People tend to judge isolated episodes in their lives too quickly and label them as failures. They should instead consider everything in a broader perspective. A player like Tony Gwynn doesn’t feel like a failure when he’s retired from the game. It fits into the overall context of the match for him. This perspective breeds perseverance. That perseverance leads to longevity. And that longevity provides opportunities for success.


Changing your perception of failure will help you persevere and eventually achieve your dreams. So, how should you judge failure? Let’s start by examining 7 things that failure is not:

  1. People think failure can be avoided – That’s false.

Everyone fails, makes mistakes, and errs. You know the saying attributed to Alexander Pope from 250 years ago: “To err is human, to forgive divine.” And he was just paraphrasing another saying from the time of the Romans, 2,000 years ago. “Today, nothing has changed: humans inevitably make mistakes.”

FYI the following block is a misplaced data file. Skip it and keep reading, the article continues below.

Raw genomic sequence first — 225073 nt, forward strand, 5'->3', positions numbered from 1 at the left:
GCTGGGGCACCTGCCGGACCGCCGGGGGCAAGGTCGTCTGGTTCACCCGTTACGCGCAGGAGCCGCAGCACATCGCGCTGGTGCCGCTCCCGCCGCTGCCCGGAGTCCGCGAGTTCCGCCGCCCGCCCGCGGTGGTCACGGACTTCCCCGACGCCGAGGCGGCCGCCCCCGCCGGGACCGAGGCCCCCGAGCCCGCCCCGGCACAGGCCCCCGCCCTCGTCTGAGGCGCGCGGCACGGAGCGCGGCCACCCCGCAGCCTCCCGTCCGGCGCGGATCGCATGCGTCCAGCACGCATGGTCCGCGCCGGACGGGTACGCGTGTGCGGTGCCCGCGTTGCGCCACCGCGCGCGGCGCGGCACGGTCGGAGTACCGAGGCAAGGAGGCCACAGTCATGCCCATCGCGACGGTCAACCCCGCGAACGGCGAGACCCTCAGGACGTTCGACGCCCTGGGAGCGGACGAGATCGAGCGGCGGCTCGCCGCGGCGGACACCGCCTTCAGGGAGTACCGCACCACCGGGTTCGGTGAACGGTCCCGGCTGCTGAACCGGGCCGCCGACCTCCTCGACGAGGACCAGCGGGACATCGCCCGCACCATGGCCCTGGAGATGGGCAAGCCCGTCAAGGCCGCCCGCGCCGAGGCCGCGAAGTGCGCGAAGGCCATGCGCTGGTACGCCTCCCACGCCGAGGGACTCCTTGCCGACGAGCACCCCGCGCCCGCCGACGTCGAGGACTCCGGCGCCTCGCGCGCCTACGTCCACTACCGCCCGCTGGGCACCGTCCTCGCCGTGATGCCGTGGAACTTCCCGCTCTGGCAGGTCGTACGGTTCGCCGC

You’ve probably heard of Murphy’s Law and the Peter Principle. Recently, I came across a text titled “Rules for Being Human.” I believe this list describes us well:

Rule number 1: You will learn lessons.

Rule number 2: There are no mistakes, only lessons.

Rule number 3: A lesson will be repeated until it is learned.

Rule number 4: If you don’t learn easy lessons, they will become harder. (Pain is a tactic the universe uses to get your attention).

Rule number 5: You will know you have learned a lesson when your actions change. You see, author Norman Cousins was right when he said,

“The essence of man is imperfection.” Therefore, everyone can make mistakes.